A challenging time for the pros
Thursday, April 19, 2001 by Dave Winer.
First, a disclaimer. I was a math major in college. I didn't study practical mathematics, I studied a branch of topology called graph theory. At the time it was considered pretty esoteric stuff, but I loved it because it stretched my mind in ways that I liked.
To me the meaning of a word is itself interesting. And the relationship between words is even more interesting. I'm also a humanist. The software I make, although some people feel it is not easy to use, is honed to be so, because I'm interested in the human mind. These disclaimers are part of integrity, but have little to do with honesty. Permit me to explain with an example.
Pick a human endeavor that's famous for lack of honesty. Car salesman comes to mind. (With apologies to honest car salesmen.)
Suppose Joe is a car salesman. The most slimey of them all, he misleads and lies all the time. Every statement he makes has to be analyzed in utmost detail to figure out what he really means. It's exhausting.
Now suppose Joe starts writing a column on the Web or in his local newspaper. Right up front it says Joe is a car salesman at Utopia Motors. He proceeds to lie all over the place and mislead and talks about how much better his products are than his main competitor, Slidell Cars and Trucks.
Is Joe honest? Of course not (by definition). Does he have integrity? Yes, he has some integrity because he is being true to what he said he is. If he had not told you he was a car salesman and had written his story as if he were a mere car user, then he would have very little integrity, and the publication he wrote for would have a problem.
This is going on in the real world all the time. I write a column called DaveNet. Does it have integrity? It's a good question, and I'm not sure of the answer. I try to disclose my interests, maybe I don't succeed in doing that, or perhaps a new reader comes along and doesn't understand that I'm often writing about software I create. I try to not push my software too much through DaveNet. On the other hand Scripting News is an hour-to-hour log of my work. Inevitably it does push what I do because that's what it's about. But I don't tell all there. So perhaps that's an integrity problem.
In other words it's an integrity problem only to the extent that I fail to inform the reader of an interest that colors what I write. If I say Anne's software sucks without saying I have software that competes with Anne's then I am suffering from a lack of integrity. To say that I "blatantly promote" my own software is, emphatically, not an integrity challenge. The blatant part of it is my defense. If I did it in an unobvious way, then my integrity is definitely on the table.
Consider another example. On Monday Reuters ran a story with extensive quotes from Dan Bricklin, including one that I took issue with about the quality of work of people who write weblogs. It was right on topic, and I nailed Dan, perhaps unfairly.
Dan says that he was misquoted. Being a software developer myself, as Dan is, I tend to believe him. I've been misquoted myself. I'm suspicious when the misquote tends to favor the person writing the story. In the Reuters example, the story was carefully staged (so it seemed to me) to make it clear that what the amateurs were doing was in no way a threat to pros. Of course the piece was written by a professional journalist. To me, with my own unique perspective, it seemed to be an ad for the pros at the expense of the amateurs.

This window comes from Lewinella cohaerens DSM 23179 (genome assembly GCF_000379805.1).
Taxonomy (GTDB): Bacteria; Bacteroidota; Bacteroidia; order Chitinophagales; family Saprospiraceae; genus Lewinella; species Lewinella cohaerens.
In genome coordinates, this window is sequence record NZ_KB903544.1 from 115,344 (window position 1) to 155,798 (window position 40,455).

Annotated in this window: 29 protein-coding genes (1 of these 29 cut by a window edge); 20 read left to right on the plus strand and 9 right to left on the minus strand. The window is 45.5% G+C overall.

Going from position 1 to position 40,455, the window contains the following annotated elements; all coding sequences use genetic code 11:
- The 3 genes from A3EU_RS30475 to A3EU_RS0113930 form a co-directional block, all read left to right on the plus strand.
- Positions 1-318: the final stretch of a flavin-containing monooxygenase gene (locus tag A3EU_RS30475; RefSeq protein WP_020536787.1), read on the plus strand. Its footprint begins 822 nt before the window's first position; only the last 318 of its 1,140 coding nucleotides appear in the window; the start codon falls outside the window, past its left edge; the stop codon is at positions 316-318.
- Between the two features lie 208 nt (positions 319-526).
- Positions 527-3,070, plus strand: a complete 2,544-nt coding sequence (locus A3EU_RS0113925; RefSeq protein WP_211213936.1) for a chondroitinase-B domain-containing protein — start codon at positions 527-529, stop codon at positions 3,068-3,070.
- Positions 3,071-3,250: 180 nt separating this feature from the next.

One of the things I've learned in the last few days is that many professional writers don't want to examine their own integrity. This in itself is an integrity problem.
The challenge for professional journalists is this -- can they write a story that could undermine their own livelihood? I have doubts about this. But what if a change, even a revolution, is in process that changes the means by which people get fact and opinion? Can we depend on the BigPub's to carry that story fairly without coloring it, or are disclaimers required, like the one that our hypothetical car salesman provided, so we can understand the context of the writing?
Now it's only fair to say that I make software that makes it easy for people to write for the Web without working for a professional publication. If you poke around my site you'll find it, easily.
I have an interest in the path being clear for amateur writers to contribute to the flow of news and information, perhaps even overtake the professionals. I've been pretty clear about this, I hope, since the inception of DaveNet, in 1994.
I also have an interest in the pros adopting the techniques of the amateurs, doing less shaping, coloring and casting of news, and more straight delivery. As in my work with the BigCo's on interop, I'd like to see a melding of technique. I think the pros can teach the amateurs, and vice versa, just as the LittleCo's can do things that the Big Ones can't. Win-wins, even partnerships, are possible.
A user of a car has little to disclaim other than he or she is a user. Not much to say there, because the prose explains itself. This is the highest integrity writing, even though it may not be the most insightful or truthful. That's why the sentence at the end of my last piece is almost a tautology, fully self-evident. But my last piece pushed a lot of buttons. That in itself is interesting.